Sun, 28th Oct 2018 8:30

Historic, Modern and Contemporary Art

 
Lot 84
 
Lot 84 - Willem Boshoff (South Africa 1951-)

84

Willem Boshoff (South Africa 1951-)
Young Guns X; Young Guns O, diptych

plastic toy guns, sand, small stones, wood and glue on board

Artwork date: 2005
Signature details: each signed and dated on the reverse; accompanied by a signed certificate of authenticity signed by the artist
Exhibited: Standard Bank Gallery, Johannesburg, Word Forms and Language Shapes 1975–2007, 25 September to 1 December 2007.
Literature: Siebrits, W. (2007). Willem Boshoff: Word Forms and Language Shapes 1975–2007. Johannesburg: Standard Bank Gallery, illustrated in colour on pp.108-109.

Sold for R91,040
Estimated at R250,000 - R400,000


Condition Report

Surace dirt, otherwise good.

Please note, we are not qualified conservators and these reports give our opinion as to the general condition of the works. We advise that bidders view the lots in person to satisfy themselves with the condition of prospective purchases.

 

plastic toy guns, sand, small stones, wood and glue on board

Artwork date: 2005
Signature details: each signed and dated on the reverse; accompanied by a signed certificate of authenticity signed by the artist
Exhibited: Standard Bank Gallery, Johannesburg, Word Forms and Language Shapes 1975–2007, 25 September to 1 December 2007.
Literature: Siebrits, W. (2007). Willem Boshoff: Word Forms and Language Shapes 1975–2007. Johannesburg: Standard Bank Gallery, illustrated in colour on pp.108-109.

(2)

126 x 126 cm each

Notes:

Young Guns X and Young Guns O (2005) formed part of the select collection of works that featured in Willem Boshoff’s mid-career retrospective exhibition in 2007 at the Standard Bank Gallery in Johannesburg. Titled Willem Boshoff: Word Forms and Language Shapes 1975–2007, the exhibition, curated by Warren Siebrits, surveyed the intricacies of Boshoff’s conceptual work and significant artistic output. Boshoff is internationally renowned for engaging his socio-political viewpoints in evocative and, at times, challenging works, in various media for well over thirty years. An obsessive collector and taxonomist of objects both natural and manmade, of words, phrases and paraphernalia, his practice take on an almost investigative process of collecting, ordering and translating. Despite seeing himself as a pacifist, Boshoff has never shied away from tackling very serious topical issues head-on. Young Guns X and Young Guns O is an imposing two-piece mixed media work in which Boshoff makes a strong statement against perpetuating a culture of violence, already subliminally inculcated since childhood. Criticizing the commercial supply of war themed games and toy guns for children’s recreation, he states: ‘The toys we play with when we are small embody the standards we uphold for the rest of our lives. Children’s toys write the script by which they enact their adult lives. Little boys play with guns, and ultimately, in a violent society like South Africa’s, they want to play with real guns when they are adults.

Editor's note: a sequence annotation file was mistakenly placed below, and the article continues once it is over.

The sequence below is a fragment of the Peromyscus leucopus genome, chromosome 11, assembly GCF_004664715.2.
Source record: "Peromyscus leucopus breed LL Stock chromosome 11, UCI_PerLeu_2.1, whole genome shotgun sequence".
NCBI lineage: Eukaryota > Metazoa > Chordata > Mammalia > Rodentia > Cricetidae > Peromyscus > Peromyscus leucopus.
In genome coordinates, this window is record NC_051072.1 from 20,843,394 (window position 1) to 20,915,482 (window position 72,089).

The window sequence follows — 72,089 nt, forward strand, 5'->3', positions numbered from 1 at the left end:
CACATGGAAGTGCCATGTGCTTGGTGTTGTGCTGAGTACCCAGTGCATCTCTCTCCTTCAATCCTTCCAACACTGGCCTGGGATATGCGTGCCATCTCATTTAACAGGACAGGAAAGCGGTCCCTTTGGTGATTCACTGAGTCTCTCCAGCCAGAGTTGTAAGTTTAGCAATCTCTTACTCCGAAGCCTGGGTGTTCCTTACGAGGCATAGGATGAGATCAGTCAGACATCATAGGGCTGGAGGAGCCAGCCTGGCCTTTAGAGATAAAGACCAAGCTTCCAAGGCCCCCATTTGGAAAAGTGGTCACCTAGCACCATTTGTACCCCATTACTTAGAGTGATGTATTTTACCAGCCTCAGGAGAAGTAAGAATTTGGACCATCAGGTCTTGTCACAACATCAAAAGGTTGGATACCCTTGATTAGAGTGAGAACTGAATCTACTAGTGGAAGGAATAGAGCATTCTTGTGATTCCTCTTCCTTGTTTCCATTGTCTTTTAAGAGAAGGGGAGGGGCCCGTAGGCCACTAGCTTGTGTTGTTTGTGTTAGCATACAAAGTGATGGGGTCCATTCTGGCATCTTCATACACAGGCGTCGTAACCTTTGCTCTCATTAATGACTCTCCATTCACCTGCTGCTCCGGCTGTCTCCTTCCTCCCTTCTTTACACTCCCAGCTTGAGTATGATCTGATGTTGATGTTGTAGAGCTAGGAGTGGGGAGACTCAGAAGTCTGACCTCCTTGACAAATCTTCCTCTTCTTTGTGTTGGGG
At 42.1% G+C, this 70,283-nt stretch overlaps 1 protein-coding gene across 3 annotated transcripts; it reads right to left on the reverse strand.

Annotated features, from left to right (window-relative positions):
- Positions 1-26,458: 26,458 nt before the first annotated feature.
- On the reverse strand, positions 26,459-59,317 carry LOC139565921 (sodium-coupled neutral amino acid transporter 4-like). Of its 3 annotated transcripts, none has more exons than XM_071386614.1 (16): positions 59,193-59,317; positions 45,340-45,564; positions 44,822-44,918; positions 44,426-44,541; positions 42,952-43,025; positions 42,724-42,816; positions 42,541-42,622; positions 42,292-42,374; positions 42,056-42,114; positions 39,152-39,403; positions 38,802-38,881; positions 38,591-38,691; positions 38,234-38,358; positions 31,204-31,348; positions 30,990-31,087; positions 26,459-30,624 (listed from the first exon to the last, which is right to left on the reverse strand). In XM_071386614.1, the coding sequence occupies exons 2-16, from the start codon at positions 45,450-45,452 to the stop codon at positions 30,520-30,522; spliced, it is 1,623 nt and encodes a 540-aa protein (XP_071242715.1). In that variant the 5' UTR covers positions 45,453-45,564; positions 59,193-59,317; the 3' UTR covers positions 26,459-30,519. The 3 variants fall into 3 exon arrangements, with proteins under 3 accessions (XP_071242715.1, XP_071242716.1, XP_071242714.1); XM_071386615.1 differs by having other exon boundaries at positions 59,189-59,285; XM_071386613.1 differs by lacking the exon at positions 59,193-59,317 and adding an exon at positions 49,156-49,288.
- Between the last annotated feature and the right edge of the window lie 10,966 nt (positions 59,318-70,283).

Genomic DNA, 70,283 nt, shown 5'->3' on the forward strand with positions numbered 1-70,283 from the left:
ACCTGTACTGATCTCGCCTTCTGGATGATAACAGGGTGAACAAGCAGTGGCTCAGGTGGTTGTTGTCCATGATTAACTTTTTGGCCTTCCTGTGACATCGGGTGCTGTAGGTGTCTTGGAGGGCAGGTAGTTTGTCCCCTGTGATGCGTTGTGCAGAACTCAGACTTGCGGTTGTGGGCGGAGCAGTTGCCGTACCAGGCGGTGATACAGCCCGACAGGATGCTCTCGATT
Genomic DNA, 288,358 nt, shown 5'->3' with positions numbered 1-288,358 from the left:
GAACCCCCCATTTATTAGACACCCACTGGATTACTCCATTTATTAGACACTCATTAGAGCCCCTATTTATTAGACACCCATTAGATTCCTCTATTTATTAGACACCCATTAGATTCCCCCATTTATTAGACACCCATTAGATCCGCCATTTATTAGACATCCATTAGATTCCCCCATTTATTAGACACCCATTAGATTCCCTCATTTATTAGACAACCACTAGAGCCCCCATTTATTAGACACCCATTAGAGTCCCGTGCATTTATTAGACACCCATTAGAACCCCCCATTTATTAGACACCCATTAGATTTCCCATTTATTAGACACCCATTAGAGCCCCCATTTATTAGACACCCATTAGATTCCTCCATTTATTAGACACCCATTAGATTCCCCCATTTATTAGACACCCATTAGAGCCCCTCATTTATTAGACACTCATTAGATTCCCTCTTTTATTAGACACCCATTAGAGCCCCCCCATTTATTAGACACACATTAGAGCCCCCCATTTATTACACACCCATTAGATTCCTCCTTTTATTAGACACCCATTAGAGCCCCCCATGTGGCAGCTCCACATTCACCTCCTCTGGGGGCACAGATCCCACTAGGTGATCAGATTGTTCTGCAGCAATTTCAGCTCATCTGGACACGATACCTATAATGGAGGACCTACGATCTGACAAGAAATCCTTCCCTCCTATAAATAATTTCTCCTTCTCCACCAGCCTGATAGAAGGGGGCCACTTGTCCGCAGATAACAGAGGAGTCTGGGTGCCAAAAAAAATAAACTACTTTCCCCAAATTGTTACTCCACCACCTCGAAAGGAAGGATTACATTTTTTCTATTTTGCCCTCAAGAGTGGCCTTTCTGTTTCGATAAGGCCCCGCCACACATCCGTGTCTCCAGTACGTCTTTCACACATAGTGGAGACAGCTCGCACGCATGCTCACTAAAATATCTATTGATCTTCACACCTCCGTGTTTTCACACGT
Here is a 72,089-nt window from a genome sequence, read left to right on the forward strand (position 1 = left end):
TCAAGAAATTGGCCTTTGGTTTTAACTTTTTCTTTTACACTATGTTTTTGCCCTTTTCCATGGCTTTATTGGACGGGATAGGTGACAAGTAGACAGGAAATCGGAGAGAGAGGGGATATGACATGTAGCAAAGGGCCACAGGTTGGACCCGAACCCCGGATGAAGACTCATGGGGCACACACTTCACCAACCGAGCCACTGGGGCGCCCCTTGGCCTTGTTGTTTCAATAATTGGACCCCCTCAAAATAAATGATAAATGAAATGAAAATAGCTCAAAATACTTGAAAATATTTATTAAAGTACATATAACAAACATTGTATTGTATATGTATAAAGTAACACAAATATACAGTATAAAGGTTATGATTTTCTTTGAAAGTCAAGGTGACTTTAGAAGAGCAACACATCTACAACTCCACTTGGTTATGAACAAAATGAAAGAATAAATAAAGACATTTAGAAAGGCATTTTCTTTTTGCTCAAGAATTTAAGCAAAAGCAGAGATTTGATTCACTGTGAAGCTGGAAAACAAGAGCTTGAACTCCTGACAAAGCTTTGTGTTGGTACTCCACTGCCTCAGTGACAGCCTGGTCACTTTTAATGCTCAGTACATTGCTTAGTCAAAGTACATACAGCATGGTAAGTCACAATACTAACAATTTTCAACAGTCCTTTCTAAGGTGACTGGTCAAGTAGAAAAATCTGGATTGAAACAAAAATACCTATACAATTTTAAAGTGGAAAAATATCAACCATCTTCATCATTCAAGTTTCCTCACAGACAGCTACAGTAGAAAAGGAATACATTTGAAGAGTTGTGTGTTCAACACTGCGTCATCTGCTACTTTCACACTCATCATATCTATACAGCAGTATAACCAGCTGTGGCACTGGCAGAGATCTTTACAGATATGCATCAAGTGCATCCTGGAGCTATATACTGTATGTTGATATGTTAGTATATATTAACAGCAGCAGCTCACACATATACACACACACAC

This is a dangerous tendency, because it fosters a kind of militaristic aggression. If guns and the elements of aggression are taken out of the toy shop, it will cease to exist1 At the centre of this work is a consideration for the child, who is innocent and vulnerable, especially at a very young age. A ‘young gun’ refers to a young person regarded as assertive and aggressively selfconfident, however in this context Boshoff condemns the societal approval of conflict and confrontation. In a public drive to create awareness for a non-violent society, Boshoff actively ‘called on’ children in the Johannesburg area to ‘surrender their weapons’. He collected 90 plastictoy guns which he fixed to two panels and covered them with a sand and glue mixture to evoke ‘the transition from childhood plaything to serious killing instrument of adulthood’2. However, buried, these guns are now rendered useless and unattainable. Suggesting a game of tic-tac-toe, Boshoff further denounces these instruments of violence; a superimposed O draws their challenge to a zero and the X cancels them out.

Marelize van Zyl

Sources:

1 Siebrits, W. (2007). Willem Boshoff: Word Forms and Language Shapes 1975–2007,Johannesburg: Standard Bank Gallery, p.25.

2 Siebrits, W. (2007). Willem Boshoff: Word Forms and Language Shapes 1975–2007,Johannesburg: Standard Bank Gallery, p.108.

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Auction: Historic, Modern and Contemporary Art, Sun, 28th Oct 2018

Aspire Art Auctions brought a significant double-header of top lot leads to this sale.

Stellar results were achieved for internationally prominent William Kentridge and Alexis Preller, one of South Africa’s most respected and collectable modern artists. Collectors were attracted to Kentridge’s remarkable, Drawing from Stereoscope (Double page, Soho in two rooms) (1999), which sold for R6 600 400, while Preller’s Adam (1972), sold for a world record at R9 104 000. Modern offerings also included works by Peter Clarke, Kenneth Bakker, and Douglas Portway, while the contemporary segment included Moshekwa Langa, Penny Siopis, Simon Stone, Clive van den Berg, and Georgina Gratrix, amongst others.

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